5 Steps to Handling a Vendor Dispute
Spend enough time as an Advertising Account Executive and there is inevitably going to be a time when you have to deal with a dispute with a vendor. Whether it be over a bill or the work provided, neither is something anyone enjoys dealing with.
Love them or despise them (luckily for me it’s mostly love them), I work directly with vendors on a daily basis. Some I work with consistently on a number of different projects and some I may never work with again after a project is completed. Either way, it’s important to maintain a good relationship with all of your partners with the forethought that you may want to draw on their services in the future.
In my experience as an Advertising Account Executive I am no stranger to working with vendors on a variety of issues that can, and do, arise during the course of a project. But at some point, you may find yourself dealing with a dispute that goes outside of a simple misunderstanding. If you find yourself in that situation, here are five things to help you resolve an issue with a vendor:
1. Get Your Ducks in a Row: Review your files and gather all the supporting evidence that supports your side of the claim, including e-mails, confirmations, contracts, and order receipts (This is why you always ask for e-mail confirmation!).
2. Put Yourself in Their Shoes: Enter the conversation with an open mind. Often times if you ask questions to find out what they are dealing with on their side, you may find that their reaction to the issue is due in part to something happening internally that you did not know about. After they explain their view on the situation, reiterate their points so that they know you heard them.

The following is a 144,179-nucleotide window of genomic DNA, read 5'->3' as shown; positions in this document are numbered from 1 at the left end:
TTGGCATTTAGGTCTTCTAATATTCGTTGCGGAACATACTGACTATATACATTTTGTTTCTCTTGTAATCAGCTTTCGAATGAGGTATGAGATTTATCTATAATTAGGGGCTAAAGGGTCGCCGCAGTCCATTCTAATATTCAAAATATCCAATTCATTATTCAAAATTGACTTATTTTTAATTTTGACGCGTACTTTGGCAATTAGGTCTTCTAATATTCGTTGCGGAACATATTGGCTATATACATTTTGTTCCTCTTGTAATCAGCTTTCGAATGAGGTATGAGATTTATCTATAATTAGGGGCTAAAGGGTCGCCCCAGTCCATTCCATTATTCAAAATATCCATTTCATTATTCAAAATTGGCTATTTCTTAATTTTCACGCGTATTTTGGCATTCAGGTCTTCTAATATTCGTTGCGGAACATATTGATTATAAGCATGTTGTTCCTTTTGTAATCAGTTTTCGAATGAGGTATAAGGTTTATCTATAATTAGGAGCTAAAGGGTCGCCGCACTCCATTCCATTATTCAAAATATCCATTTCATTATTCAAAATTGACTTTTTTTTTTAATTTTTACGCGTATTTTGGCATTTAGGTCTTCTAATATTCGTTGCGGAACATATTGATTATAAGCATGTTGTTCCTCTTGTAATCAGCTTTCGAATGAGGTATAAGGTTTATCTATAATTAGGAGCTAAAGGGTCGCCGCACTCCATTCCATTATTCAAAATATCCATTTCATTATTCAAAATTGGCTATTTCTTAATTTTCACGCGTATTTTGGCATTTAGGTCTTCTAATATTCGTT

3. Stick to Your Guns: While you want the vendor to understand you see their side, if you have the supporting evidence (gathered in step one) contradicting their statements, show it to them and explain why it justifies your side.
4. Find a Solution: If the relationship is valuable, try to find a solution that both sides agree as being fair. Chances are the vendor values your business, and will want to maintain their relationship with you as well.
5. If All Else Fails, Move On: Sometimes no matter what supporting evidence you have to back your side or how hard you try to work toward a positive outcome, you will not be able to rationally get to that point. If that is the case, let them know that you don’t feel that the relationship is working and that it would be best for both of you to simply move on.
Dealing with a vendor dispute may not be something that you like to do, but if you handle the circumstances as professionally as the situation allows, you can rest easy that the outcome was in the best interest of both parties.